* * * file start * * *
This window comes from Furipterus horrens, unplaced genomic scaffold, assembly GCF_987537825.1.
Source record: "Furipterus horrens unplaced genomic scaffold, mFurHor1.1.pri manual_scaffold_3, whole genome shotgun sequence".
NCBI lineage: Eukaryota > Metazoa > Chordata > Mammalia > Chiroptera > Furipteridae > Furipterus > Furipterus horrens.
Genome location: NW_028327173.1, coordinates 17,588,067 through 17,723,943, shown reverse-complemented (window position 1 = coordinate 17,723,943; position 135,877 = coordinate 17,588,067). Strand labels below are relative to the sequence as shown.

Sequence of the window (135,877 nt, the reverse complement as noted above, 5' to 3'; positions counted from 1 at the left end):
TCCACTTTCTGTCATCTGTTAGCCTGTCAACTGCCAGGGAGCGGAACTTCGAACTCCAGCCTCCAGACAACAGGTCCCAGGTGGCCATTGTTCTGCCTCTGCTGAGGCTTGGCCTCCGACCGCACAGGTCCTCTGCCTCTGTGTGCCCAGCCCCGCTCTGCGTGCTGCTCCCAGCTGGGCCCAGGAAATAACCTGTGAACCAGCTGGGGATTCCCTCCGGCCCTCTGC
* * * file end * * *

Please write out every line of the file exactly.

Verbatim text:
This window comes from Furipterus horrens, unplaced genomic scaffold, assembly GCF_987537825.1.
Source record: "Furipterus horrens unplaced genomic scaffold, mFurHor1.1.pri manual_scaffold_3, whole genome shotgun sequence".
NCBI lineage: Eukaryota > Metazoa > Chordata > Mammalia > Chiroptera > Furipteridae > Furipterus > Furipterus horrens.
Genome location: NW_028327173.1, coordinates 17,588,067 through 17,723,943, shown reverse-complemented (window position 1 = coordinate 17,723,943; position 135,877 = coordinate 17,588,067). Strand labels below are relative to the sequence as shown.

Sequence of the window (135,877 nt, the reverse complement as noted above, 5' to 3'; positions counted from 1 at the left end):
TCCACTTTCTGTCATCTGTTAGCCTGTCAACTGCCAGGGAGCGGAACTTCGAACTCCAGCCTCCAGACAACAGGTCCCAGGTGGCCATTGTTCTGCCTCTGCTGAGGCTTGGCCTCCGACCGCACAGGTCCTCTGCCTCTGTGTGCCCAGCCCCGCTCTGCGTGCTGCTCCCAGCTGGGCCCAGGAAATAACCTGTGAACCAGCTGGGGATTCCCTCCGGCCCTCTGC